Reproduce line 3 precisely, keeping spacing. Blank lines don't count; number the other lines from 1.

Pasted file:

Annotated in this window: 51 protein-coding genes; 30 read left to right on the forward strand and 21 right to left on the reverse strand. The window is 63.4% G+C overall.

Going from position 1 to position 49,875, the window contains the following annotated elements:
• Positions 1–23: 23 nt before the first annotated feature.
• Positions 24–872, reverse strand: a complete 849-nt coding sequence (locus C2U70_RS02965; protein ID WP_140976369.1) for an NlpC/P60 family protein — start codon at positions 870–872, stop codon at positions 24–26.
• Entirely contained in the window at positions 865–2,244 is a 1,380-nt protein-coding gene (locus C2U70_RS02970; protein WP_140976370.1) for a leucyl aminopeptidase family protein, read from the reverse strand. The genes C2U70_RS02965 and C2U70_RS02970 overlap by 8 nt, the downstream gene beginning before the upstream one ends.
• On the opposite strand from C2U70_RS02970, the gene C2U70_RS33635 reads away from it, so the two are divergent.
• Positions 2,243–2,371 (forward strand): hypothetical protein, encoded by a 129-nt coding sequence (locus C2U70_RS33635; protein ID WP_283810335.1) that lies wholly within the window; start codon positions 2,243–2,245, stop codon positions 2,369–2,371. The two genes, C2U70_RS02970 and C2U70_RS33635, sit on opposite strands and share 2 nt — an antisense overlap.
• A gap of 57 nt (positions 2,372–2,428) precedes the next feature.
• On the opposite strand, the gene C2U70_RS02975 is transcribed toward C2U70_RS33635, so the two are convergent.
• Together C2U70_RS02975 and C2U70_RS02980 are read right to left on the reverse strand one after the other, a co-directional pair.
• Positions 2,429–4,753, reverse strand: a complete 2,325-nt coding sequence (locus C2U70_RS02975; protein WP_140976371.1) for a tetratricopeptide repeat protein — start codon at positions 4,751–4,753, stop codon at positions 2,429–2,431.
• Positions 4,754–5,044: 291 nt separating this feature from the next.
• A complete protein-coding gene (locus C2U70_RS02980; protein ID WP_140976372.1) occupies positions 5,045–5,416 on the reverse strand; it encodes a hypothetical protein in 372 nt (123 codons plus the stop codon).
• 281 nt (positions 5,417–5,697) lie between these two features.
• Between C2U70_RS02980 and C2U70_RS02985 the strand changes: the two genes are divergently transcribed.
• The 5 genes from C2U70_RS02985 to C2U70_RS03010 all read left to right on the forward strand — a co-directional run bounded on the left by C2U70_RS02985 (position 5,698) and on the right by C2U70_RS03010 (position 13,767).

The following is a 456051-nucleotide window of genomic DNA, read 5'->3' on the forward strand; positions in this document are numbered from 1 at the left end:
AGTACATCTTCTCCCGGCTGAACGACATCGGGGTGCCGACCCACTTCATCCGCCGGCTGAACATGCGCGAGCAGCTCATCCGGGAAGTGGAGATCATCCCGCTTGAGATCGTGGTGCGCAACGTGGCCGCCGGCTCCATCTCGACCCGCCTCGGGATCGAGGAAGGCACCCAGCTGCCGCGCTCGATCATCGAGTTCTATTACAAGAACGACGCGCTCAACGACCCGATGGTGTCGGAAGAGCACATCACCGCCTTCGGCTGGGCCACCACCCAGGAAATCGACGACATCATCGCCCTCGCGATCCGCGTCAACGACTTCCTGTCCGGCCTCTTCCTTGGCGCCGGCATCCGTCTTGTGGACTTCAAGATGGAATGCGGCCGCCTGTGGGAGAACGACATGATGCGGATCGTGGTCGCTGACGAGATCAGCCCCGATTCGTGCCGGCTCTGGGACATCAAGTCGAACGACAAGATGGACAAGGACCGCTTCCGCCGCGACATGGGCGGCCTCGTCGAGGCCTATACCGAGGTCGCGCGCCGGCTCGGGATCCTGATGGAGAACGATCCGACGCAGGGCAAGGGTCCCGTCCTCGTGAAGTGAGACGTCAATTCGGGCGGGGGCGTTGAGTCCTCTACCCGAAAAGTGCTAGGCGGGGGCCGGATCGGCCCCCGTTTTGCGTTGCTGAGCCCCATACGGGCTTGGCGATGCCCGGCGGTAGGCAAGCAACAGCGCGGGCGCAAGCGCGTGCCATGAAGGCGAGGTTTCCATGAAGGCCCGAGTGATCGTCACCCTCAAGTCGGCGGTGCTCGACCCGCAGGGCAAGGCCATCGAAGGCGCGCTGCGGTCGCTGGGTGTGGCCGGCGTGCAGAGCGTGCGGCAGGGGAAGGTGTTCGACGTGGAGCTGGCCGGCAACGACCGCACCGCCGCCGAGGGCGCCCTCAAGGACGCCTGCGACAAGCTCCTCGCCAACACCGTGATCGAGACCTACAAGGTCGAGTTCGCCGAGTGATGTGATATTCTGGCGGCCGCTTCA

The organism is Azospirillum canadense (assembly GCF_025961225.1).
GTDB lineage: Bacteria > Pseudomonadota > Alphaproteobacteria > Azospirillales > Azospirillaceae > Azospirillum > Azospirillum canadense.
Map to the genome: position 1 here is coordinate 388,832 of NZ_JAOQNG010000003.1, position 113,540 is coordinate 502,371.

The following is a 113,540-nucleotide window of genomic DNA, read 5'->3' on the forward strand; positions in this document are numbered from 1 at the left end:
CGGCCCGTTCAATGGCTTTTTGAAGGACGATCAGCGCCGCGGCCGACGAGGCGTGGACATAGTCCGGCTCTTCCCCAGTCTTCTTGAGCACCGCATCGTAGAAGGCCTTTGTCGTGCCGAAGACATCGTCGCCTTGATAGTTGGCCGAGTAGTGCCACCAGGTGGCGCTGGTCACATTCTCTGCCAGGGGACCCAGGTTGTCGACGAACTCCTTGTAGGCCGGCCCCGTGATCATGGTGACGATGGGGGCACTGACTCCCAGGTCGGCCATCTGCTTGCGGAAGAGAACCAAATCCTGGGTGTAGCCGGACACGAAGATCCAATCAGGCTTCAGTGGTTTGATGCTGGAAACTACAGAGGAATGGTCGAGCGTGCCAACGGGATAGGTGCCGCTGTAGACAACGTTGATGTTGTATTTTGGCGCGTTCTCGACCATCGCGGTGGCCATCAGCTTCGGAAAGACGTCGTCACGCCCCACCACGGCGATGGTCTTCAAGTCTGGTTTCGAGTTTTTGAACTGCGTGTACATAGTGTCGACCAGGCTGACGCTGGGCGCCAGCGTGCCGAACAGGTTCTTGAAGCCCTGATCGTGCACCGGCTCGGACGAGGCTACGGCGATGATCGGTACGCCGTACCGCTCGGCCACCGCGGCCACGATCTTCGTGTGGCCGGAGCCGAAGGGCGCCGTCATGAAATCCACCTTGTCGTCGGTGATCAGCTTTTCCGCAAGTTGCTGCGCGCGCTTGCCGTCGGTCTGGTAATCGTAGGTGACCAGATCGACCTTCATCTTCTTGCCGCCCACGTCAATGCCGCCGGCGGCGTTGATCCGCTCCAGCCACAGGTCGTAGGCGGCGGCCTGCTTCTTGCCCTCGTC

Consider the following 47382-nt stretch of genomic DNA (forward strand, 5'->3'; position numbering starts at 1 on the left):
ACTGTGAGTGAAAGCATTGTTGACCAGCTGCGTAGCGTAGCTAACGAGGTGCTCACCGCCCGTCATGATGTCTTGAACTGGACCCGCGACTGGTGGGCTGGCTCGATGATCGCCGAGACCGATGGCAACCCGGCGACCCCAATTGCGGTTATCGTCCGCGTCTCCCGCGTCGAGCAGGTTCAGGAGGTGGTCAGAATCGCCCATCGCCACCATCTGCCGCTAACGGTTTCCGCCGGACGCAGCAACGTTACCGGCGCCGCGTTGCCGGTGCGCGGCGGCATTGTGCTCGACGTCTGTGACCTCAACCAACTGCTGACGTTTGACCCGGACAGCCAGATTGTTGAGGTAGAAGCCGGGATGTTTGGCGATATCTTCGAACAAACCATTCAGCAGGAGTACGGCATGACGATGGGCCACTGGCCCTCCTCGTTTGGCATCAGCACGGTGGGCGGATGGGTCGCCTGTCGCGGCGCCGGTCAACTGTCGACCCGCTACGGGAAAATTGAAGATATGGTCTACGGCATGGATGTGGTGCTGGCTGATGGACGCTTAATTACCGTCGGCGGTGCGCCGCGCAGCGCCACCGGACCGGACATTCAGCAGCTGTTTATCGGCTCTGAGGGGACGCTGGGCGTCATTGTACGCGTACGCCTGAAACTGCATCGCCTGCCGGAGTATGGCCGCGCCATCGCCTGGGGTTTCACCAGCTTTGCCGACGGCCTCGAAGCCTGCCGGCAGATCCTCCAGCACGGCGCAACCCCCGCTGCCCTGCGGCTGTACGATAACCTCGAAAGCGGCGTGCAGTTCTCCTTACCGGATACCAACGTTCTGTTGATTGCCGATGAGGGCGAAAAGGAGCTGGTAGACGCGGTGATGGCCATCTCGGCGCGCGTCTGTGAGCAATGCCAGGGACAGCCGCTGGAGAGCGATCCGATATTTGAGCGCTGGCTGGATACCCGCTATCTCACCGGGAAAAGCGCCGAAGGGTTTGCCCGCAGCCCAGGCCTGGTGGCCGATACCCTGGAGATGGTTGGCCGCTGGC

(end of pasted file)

• Positions 1–23: 23 nt before the first annotated feature.